My Culture Is Not Your Costume, So Stop Appropriating It

My Culture Is Not Your Costume, So Stop Appropriating It

Dear America, it's time to have a talk.
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Fashion is an addiction. As society becomes continuously integrated and media diffusion becomes every more rampant with social media, oftentimes, cultural standards are violated for aesthetic means. A simple search on Forever 21's website turns up numerous accounts of culturally appropriated styles. Although there may be no intent to target certain styles from other cultures, the habit of "borrowing ideas" for fashion purposes has turned into a commonality rather than a widespread problem. There is a line between cultural appropriation and cultural appreciation, and unfortunately, society seems to have a hard time understanding the extent of the problem.

Cultural appropriation ranges from types of music, food, books, movies and almost every other commodity. As the economy becomes continuously open to foreign influence, the diffusion of ideas is almost guaranteed, and the use of these foreign commodities is completely understandable; however, this only becomes a problem when one culture claims "ownership" of a borrowed idea and defiles it into commercial and aesthetic purposes.

For example, the ying-yang is an organic symbol sketched onto ripped and "grungy" style shirts. On one hand, the market advertises it as a new fashion icon and sells the shirt to an entire targeted group, resulting in the ying-yang losing its original meaning as the balance and harmony of Daoist beliefs. On the other hand, this symbol now becomes an item for purchase and design in the American fashion industry while it is continuously promulgated to other companies and designers without proper credit.

SEE ALSO: Asian Cultural Appropriation In Entertainment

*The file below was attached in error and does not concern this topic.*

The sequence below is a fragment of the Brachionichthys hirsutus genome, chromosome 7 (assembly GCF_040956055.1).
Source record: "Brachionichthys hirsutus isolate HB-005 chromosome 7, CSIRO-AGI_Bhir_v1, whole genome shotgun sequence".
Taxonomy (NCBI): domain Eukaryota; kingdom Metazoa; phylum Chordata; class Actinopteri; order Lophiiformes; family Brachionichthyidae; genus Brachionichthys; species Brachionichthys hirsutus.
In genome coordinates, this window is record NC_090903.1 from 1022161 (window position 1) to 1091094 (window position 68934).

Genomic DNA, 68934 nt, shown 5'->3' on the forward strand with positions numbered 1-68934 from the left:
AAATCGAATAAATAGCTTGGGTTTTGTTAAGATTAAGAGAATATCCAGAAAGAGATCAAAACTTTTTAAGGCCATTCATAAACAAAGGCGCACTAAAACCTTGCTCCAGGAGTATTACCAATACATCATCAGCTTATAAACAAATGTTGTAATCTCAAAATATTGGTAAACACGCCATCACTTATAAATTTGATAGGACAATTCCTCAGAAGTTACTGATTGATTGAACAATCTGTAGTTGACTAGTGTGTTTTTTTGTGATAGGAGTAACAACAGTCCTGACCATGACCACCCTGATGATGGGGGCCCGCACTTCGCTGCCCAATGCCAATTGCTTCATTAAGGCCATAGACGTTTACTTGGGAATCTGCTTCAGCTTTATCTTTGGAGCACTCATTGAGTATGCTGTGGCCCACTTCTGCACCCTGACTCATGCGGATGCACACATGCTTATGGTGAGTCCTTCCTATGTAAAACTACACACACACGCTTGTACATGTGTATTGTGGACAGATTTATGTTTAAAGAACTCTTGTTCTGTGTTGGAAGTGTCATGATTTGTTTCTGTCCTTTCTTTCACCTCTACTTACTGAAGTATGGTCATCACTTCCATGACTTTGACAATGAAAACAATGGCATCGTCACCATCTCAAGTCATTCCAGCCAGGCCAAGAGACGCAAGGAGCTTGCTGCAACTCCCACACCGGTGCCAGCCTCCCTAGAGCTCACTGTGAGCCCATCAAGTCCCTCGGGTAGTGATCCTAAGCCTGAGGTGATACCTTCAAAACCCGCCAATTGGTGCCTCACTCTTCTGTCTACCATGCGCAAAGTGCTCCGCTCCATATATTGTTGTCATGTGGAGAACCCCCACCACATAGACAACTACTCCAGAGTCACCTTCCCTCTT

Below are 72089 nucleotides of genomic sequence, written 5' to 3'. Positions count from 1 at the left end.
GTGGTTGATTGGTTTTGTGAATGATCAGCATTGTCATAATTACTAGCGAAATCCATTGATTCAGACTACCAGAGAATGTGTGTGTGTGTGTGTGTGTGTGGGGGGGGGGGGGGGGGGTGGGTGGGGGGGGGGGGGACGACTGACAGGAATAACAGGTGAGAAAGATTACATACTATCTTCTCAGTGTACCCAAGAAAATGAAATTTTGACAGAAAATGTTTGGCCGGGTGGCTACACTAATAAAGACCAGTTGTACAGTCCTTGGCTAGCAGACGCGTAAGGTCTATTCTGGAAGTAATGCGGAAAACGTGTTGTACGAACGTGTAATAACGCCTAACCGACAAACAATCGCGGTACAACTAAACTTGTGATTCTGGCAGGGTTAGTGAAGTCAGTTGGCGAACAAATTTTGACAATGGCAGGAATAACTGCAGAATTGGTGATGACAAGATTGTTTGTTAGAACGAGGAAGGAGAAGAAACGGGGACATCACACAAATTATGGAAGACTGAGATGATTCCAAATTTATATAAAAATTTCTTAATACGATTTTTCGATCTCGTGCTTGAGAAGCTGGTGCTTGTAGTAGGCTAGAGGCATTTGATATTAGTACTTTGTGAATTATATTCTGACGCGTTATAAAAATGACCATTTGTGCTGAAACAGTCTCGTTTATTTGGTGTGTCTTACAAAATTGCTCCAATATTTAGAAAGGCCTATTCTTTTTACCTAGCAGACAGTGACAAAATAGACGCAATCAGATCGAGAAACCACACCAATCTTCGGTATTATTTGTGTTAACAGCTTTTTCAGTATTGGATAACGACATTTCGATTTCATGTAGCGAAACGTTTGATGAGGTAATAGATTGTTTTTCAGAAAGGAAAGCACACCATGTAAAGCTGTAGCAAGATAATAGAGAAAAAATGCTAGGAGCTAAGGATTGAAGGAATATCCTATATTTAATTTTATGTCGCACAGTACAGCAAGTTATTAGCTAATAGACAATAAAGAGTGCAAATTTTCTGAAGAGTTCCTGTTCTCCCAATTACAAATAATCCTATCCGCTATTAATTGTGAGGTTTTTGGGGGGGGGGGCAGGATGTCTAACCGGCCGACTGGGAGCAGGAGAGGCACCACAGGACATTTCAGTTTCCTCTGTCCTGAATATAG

As an Asian American, my culture and heritage traces its roots back dynasties among dynasties, and these symbols used as graphic designs have great influence on many of my family and friends. The meaning has been lost, and the ying-yang is no longer a Daoist symbol of balance, peace and harmony. Instead, it has become subjected as a marketing device — one that is culturally inappropriate to advertise commercially. This type of marketing must be stopped to control the diffusion of cultural ideas to industries for profit. Otherwise, all cultures will blend into one instead of each being appreciated individually, and the world may perhaps become the next melting pot free-for-all.

SEE ALSO: Cultural Appropriation V.S. Cultural Appreciation

Another major problem no one ever sees coming? Consumers do not realize that they are committing cultural appropriation. The companies that take credit for the success of certain trends based off century-long styles see money instead of cultural richness. Consumers see aesthetic instead of tradition, and most importantly, society sees this as normality. Like the image shown below, which was shot at a Victoria's Secret Runway, the model is portrayed with a Native American headdress, which holds significant cultural and social value in Native American society.

Cultural appropriation on the media and in the film industry remains as an unaddressed problem. Racial bias and stereotypes are often compounded with such habits. Thus, this contributes to the loss of cultural richness and divide while enforcing a type of superiority over certain styles borrowed from other cultures. While society today may see it an a minor flaw in the fashion industry, cultural appropraition is a brooding threat to many indigenous places and should not be taken for granted. So next time, before you buy that shirt, stop and think.